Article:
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John and Mandi

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Behold, Our Eyes See Beauty, Northern Highlands, Peru

Jun 12, 2018
by John
in: Peru

How interesting that we find ourselves being called to the mountains, instead of the coastal places we are accustomed to. Ideally, we prefer a combination of the two, probably why we love the Caribbean islands as much as we do. The green, the air, the lushness of life. It is so comforting, the rushing waters, abundance of the living. Even though we had arrived during an unusually long season of rain, the northern highlands of Peru touched us so. The beauty, the resilience, a calling of home.

What We Did

La Balsa: Ecuador to Peru Border Crossing

Not a popular border but the one that placed us exactly where we wanted to start exploring Peru. Our intention was to arrive with plenty of time to beat the long lunch closure that started at 2:00 but the drive from Vilcabamba took us around 5 hours. We also ended up giving an Ecuadorian soldier a ride to a nearby base with all the food, water, and sundries for everyone stationed there. Reaching the first customs office at 1:15 had us a bit anxious, especially since the office was empty. Wide eyed wandering gringos must mean something, minutes later we were both getting our exit stamps and having the van's TIP cancelled.

Rushing to the Peruvian side we parked and bee lined for the customs office getting 183 days on our tourist permit. The van took the longest as the Aduana agent wasn't the most proficient with modern technology. No matter, he eventually had us type the remaining information into the system before he checked the van's VIN and hurriedly printed then stamped our TIP...lunch time had begun. Elated, we jumped in the van and rushed through the gate to enter Peru. Later that evening we asked each other if we checked how much time we received on our TIP, we were never asked how long we wanted. In a tizzy we pulled out our paper work to find the van somehow was given a full year!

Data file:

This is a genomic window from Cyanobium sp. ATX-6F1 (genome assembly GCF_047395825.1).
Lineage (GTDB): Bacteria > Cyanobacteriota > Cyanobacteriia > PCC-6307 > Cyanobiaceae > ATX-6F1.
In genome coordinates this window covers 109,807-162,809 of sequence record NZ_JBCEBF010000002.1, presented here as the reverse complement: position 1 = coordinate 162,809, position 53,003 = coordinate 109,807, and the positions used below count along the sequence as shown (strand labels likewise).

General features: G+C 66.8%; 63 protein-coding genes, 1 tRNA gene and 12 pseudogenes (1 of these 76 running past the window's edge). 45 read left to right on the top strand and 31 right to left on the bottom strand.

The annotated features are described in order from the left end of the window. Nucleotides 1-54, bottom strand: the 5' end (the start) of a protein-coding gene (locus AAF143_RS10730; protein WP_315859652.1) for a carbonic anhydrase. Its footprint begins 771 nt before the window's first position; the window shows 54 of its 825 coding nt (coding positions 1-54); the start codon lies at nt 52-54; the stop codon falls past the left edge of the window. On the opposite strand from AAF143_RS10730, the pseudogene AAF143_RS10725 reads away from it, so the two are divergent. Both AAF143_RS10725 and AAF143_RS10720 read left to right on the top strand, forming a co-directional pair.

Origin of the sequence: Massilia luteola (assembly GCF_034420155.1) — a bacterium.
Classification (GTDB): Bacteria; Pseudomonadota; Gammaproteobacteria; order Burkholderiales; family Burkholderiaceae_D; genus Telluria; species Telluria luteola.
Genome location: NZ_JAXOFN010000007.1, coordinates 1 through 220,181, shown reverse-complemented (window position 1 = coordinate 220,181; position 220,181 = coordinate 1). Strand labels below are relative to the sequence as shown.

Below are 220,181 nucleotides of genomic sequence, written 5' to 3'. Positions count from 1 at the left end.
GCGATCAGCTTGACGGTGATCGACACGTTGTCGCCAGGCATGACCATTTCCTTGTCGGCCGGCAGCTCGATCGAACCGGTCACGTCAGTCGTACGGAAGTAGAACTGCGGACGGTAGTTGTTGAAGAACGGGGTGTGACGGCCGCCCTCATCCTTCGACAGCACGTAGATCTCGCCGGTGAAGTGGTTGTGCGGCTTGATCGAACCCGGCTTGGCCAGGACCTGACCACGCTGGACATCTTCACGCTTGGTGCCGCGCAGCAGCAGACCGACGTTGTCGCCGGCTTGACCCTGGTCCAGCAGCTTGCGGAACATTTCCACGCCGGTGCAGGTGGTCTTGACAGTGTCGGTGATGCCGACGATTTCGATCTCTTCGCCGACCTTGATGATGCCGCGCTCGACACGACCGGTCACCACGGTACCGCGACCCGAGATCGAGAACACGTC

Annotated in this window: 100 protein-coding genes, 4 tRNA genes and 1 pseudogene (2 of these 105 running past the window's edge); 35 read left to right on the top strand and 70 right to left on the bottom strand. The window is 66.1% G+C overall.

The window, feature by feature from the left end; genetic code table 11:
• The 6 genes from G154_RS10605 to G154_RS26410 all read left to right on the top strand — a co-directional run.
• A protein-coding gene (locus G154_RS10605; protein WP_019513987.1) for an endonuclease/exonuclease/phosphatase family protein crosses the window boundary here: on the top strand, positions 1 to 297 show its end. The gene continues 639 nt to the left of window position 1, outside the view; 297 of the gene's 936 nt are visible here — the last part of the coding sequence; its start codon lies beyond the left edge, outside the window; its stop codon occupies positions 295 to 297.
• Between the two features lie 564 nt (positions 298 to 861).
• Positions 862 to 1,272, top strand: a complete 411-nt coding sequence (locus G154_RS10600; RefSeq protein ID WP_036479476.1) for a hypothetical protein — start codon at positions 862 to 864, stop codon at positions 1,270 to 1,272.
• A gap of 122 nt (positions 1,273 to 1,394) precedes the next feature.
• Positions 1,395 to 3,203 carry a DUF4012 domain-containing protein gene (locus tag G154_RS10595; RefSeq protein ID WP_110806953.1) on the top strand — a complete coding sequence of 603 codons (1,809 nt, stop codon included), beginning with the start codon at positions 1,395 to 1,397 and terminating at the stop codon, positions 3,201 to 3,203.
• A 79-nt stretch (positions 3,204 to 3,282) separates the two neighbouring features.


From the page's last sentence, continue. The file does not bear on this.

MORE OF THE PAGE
Huembo (Marvelous Spatuletail Interpretation Center), Amazonas

Our first night in Peru was spent in San Ignacio parked at El Gran Hotel for 20S ($6.13). It was a good place to perform our usual border crossing activities such as getting Peruvian Soles, a SIM for our phone, and vehicle insurance. After wandering in and out of every SOAT location we happened upon, no one was willing to sell us the required insurance, we eventually triumphed. It took almost two hours of waiting, we were told it should take 10 minutes, but the helpful Rimac agent seemed to have called everyone in the company she knew to get us one year of coverage for 85S, $26.07. We don't plan on spending one year in Peru but at that rate who really cares?

Sorted and stocked, we drove to the Marvelous Spatuletail Interpretation Center to free camp outside the gate for the night. Ever since learning about the marvelous spatuletail we knew we had to visit the center, also known as Huembo. Entrance cost 25S each ($7.67), not exactly cheap by Peruvian standards but worth every single penny. Witnessing the spectacle of the spatuletail was phenomenal. Out of the two viewing areas we preferred the covered one close to the highway. We were so enamored we returned a week later to catch another glimpse of the male with his beautiful tail. The Utcubamba Valley is the only place the spatuletail live.

Huembo, Amazonas, Peru

Sugar makes you fat

Huembo, Amazonas, Peru

Show off

Huembo, Amazonas, Peru

Stop your bird doggin

Huembo, Amazonas, Peru

Don't cast stones

Huembo, Amazonas, Peru

Enough water for everyone

Huembo, Amazonas, Peru

The guards here take their jobs very seriously

Huembo, Amazonas, Peru

Stick, stupid

Huembo, Amazonas, Peru

Why is this extra creepy?

Huembo, Amazonas, Peru

That one keeps following us

Huembo, Amazonas, Peru

Can you flip burgers with those?

Huembo, Amazonas, Peru

Marvelous indeed

Candamo, Amazonas